After a few centuries as Western North Carolina’s iconic craft, the quilt was due for a reinvention. Asheville artist David Earl Tomlinson presents a new interpretation in the form of scrap metal squares, with the natural patina of the material providing the inspiration. Aged, worn, and distressed from exposure to the elements or cast-off from industrial signage, the surface patterns on metal are beautiful, says Tomlinson. “The quilt form was an interesting and simple way to allow the patinas to be the focus of the artwork.”
Tomlinson seems the perfect person to turn tradition on its head: A self-taught metalworker, he admits he’s crazy enough to try anything. Known around Asheville as a musician with his self-described “amphetamine folk” band, David Earl and the Plowshares, and a commercial sign maker, Tomlinson began creating art “semi-accidentally,” he says. He spent five years in the Marines, serving in Saudi Arabia during Desert Storm, lived and worked on a Madison County farm for more than a year, and served as a stagehand at the former Asheville Civic Center, setting up and breaking down traveling shows. Serendipitously, the last job led to an opportunity with designer and renovator Doug Madaras. He joined Madaras’s team as a fabricator, helping create custom fixtures inside Zambra Wine & Tapas and the signature embedded-light counter at Doc Chey’s Noodle House, among other high-profile projects.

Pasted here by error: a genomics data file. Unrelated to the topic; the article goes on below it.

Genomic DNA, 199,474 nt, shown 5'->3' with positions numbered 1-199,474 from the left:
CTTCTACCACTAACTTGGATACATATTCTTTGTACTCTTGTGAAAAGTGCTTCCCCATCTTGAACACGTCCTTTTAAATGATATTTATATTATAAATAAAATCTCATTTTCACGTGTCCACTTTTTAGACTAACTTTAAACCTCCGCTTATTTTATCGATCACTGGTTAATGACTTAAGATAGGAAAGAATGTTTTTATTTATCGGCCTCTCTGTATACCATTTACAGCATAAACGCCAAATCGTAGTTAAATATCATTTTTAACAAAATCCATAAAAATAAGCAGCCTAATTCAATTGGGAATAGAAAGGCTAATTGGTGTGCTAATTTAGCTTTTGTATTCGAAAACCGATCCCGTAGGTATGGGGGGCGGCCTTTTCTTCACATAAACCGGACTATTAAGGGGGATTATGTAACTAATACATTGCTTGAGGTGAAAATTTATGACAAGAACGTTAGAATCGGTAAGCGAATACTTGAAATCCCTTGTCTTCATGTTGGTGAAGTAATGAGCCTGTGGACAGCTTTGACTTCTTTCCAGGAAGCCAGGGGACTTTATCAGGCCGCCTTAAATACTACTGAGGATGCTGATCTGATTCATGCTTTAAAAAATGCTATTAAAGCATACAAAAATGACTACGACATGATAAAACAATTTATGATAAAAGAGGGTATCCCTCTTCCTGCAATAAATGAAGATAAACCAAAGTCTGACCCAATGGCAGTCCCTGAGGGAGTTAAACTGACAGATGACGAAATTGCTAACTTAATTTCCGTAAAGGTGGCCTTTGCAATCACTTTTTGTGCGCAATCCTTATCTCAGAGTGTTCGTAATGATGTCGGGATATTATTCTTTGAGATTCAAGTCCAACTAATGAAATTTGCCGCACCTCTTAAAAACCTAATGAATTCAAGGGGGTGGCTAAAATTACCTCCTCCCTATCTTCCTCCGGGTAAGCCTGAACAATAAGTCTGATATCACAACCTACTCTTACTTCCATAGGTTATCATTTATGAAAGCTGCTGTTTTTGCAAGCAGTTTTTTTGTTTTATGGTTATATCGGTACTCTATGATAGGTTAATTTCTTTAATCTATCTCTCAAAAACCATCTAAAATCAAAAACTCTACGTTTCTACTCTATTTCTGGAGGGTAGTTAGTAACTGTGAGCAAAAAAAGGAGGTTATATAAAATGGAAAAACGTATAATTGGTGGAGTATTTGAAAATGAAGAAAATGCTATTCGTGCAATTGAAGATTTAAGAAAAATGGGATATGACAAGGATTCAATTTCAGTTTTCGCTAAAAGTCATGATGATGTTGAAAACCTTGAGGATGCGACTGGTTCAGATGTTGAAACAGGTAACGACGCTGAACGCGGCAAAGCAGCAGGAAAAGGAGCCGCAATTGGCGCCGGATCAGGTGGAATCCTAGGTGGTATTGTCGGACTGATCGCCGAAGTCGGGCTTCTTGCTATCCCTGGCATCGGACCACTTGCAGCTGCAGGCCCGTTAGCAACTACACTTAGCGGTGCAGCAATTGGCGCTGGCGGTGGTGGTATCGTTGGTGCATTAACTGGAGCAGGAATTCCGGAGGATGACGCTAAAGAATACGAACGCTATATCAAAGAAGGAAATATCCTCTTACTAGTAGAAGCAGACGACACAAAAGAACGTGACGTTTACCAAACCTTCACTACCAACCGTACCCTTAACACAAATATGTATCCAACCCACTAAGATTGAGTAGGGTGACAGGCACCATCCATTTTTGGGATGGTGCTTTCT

When Madaras relocated in 2004, Tomlinson struck out on his own with Dynamic Metalwork, creating a niche for himself with the traffic-stopping signs he’s made for some of Asheville’s most recognizable businesses, including Salsa’s, Minx, Clingman Café, Mayfel’s, Boca, and Over Easy Café. The small, scrap-metal samples he made to show potential clients left him with a stash of squares just begging to be reused and transformed. With a River Arts District Studio Stroll coming up, Tomlinson (who then rented space in the area), seized on the idea of making a scrap metal quilt to display. It sold the first day of the event and commissions followed. Southern Living magazine featured one of the quilts in 2008.
Now sharing space with other metal artists in a hangar-size West Asheville warehouse nicknamed “The Fanger,” Tomlinson scours local scrap yards for interesting castoffs with surface texture and color. “I enjoy finding what I can and letting the work take its course,” he says. He shapes the squares using a plasma cutter, arranges them in contrasting patterns, and “stitches” them together with rivets or metal pins, creating wall hangings roughly six feet wide by four feet tall. Recently, he’s begun making furniture, including an aluminum couch and steel liquor cabinet. “The material is inert, but the process is dynamic,” he says. With so many more little scraps of inspiration out there just waiting to be transformed, it makes you wonder what he’ll create next.
Tomlinson is a featured artist this month at Woolworth Walk in Asheville. His work will be exhibited in November at The Junction in the River Arts District. www.dynamicmetalwork.com